17 October 2011

Social Policy Bonds: absurd (at first sight)

Mark Schmitt, reviewing The Submerged State: How Invisible Government Policies Undermine American Democracy by Suzanne Mettler, writes:
We often hope that citizens will be able to deliberate thoughtfully about policy choices, but that is impossible if the policies are shrouded in complexity and in blurred responsibility. ... It is time for a new era of reinventing government, in which the goal is to establish certain clear, unambiguous public functions, and put energy and resources behind them — to row, and not merely to steer. Row! Row!, Mark Schmitt, 'The New Republic', 4 October
Exactly. This has been my theme for two decades now. Even if you do not think Social Policy Bonds are worth trying, you must surely agree with Mr Schmitt and myself that we, the public, cannot engage with current policymaking because of its complexity, and that it is time for reinventing government in such a way as to "establish certain clear, unambiguous" outcomes. Ok, I have substituted 'outcomes' for Mr Schmitt's "functions" because to me it is outcomes rather than processes that are important, and I think Mr Schmitt would agree with me.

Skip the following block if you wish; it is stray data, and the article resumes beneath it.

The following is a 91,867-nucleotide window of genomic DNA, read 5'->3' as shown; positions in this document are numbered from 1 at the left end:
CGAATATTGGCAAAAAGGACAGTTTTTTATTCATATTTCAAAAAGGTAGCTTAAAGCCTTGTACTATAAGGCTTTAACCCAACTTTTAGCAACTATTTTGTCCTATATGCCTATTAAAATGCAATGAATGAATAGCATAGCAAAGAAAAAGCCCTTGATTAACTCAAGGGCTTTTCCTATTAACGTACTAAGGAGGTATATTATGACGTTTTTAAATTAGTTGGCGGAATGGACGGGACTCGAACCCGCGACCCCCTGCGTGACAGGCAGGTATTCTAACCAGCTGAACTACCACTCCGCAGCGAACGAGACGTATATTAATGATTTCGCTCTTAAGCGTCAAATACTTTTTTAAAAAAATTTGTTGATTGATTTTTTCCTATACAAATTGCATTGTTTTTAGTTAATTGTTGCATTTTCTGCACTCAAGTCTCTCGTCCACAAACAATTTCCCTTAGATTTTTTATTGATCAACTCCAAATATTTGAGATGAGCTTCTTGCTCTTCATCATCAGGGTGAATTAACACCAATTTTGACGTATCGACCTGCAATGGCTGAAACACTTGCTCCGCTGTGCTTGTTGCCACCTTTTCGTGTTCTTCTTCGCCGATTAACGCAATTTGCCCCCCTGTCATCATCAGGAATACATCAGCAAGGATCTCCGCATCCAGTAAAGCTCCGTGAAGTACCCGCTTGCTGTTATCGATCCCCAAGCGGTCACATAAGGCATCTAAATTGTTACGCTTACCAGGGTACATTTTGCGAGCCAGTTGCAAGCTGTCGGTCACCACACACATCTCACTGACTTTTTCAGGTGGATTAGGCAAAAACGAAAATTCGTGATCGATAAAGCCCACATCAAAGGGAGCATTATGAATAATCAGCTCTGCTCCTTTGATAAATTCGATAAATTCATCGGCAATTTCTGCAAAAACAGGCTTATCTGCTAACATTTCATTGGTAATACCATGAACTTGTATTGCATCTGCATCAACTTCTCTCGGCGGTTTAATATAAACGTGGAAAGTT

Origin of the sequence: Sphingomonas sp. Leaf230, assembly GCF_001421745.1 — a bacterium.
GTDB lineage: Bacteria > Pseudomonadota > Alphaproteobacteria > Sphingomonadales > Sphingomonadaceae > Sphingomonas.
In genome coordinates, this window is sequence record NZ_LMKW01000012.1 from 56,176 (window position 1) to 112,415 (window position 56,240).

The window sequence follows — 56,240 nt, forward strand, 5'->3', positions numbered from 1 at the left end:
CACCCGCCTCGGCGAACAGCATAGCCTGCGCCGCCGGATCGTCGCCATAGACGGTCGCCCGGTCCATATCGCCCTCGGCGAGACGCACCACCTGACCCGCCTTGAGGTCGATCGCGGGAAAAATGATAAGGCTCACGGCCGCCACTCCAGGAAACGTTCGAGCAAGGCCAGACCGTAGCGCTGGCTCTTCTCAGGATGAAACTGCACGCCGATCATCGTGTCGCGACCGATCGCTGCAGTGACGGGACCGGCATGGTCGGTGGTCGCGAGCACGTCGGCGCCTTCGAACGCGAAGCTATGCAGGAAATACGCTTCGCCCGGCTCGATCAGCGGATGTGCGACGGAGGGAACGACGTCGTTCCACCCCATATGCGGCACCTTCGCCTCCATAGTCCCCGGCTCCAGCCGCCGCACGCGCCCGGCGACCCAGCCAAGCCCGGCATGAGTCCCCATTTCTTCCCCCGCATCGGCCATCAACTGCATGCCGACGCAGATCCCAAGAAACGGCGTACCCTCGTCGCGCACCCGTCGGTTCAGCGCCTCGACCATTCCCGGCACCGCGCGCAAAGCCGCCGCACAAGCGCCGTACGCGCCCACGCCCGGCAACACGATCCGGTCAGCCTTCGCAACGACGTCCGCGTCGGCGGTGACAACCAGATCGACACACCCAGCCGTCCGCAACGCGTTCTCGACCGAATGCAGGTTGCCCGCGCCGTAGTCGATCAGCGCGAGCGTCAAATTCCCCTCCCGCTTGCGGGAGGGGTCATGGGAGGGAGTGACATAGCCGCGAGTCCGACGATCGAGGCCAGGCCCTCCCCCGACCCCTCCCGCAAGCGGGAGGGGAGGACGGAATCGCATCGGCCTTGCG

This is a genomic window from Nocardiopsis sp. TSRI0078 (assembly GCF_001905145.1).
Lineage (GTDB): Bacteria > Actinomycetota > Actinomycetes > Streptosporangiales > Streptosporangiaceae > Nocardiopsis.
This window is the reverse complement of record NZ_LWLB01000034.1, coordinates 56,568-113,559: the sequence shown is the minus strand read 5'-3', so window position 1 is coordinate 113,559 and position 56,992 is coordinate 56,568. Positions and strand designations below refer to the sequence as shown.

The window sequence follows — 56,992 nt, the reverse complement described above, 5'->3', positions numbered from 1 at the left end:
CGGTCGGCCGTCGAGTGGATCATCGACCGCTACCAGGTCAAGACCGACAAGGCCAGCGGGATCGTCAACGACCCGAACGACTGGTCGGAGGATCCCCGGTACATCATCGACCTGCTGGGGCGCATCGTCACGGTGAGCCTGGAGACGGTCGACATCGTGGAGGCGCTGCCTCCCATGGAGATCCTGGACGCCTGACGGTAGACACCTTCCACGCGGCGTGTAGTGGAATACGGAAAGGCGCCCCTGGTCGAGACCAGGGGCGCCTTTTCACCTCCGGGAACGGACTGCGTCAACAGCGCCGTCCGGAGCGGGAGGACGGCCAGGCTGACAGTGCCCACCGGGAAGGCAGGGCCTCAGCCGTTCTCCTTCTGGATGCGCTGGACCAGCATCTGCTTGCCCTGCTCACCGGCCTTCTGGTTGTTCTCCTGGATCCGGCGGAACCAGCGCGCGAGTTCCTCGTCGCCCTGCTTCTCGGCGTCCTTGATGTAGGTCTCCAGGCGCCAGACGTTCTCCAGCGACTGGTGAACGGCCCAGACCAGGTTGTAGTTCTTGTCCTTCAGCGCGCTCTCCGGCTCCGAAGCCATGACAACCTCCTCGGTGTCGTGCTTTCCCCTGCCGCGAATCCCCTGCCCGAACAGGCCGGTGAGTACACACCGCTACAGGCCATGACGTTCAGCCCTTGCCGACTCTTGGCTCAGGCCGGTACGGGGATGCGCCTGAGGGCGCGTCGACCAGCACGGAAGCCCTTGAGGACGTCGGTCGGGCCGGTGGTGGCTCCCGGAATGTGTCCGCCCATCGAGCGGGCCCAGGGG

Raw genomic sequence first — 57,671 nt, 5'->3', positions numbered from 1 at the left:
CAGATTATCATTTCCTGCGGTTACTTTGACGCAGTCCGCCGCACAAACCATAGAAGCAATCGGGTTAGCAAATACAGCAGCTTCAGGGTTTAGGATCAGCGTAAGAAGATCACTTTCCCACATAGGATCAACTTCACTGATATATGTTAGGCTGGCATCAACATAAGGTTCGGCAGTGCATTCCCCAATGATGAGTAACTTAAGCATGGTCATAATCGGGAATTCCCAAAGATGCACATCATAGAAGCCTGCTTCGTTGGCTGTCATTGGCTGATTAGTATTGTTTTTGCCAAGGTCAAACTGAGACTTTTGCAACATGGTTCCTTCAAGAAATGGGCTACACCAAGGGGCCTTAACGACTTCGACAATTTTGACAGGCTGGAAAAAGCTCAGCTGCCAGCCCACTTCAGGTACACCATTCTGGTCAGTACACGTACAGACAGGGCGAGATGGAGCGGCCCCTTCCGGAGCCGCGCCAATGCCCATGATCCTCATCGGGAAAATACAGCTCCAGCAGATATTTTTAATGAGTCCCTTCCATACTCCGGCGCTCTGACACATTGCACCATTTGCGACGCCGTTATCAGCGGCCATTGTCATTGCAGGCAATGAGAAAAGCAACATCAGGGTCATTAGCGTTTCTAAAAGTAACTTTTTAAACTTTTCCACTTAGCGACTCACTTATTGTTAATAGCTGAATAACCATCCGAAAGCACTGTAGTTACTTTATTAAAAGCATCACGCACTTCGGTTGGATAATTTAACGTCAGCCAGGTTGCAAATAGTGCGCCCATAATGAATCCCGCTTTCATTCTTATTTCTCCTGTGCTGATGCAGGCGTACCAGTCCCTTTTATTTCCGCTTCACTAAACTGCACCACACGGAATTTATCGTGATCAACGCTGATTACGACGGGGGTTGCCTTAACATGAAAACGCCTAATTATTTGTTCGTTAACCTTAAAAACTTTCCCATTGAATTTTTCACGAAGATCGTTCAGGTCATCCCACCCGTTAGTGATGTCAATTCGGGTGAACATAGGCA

So what about Social Policy Bonds? At first sight, I will admit that they do seem radical. They are likely to mean that the private sector tries to perform broad functions currently undertaken by government: the achievement of health, law and order, or environmental goals, for example. There are dangers in that, some of which I address in my book, others of which might not be anticipated. So I actually don't advocate that Social Policy Bonds be deployed widely. Not immediately, anyway. I do advocate that they be discussed, tried, refined, tried again, and then, perhaps, issued to solve our most urgent national and global problems.

The current system is failing us. Social Policy Bonds would represent a discontinuity in the way we approach policy. They are untried and untested. They use right-wing methods to achieve goals usually articulated by the so-called left. Yes, at first sight, they do seem absurd. But in defence of the Social Policy Bond concept, I call Albert Einstein, who said: “If at first, an idea isn't absurd, then there is no hope for it”.

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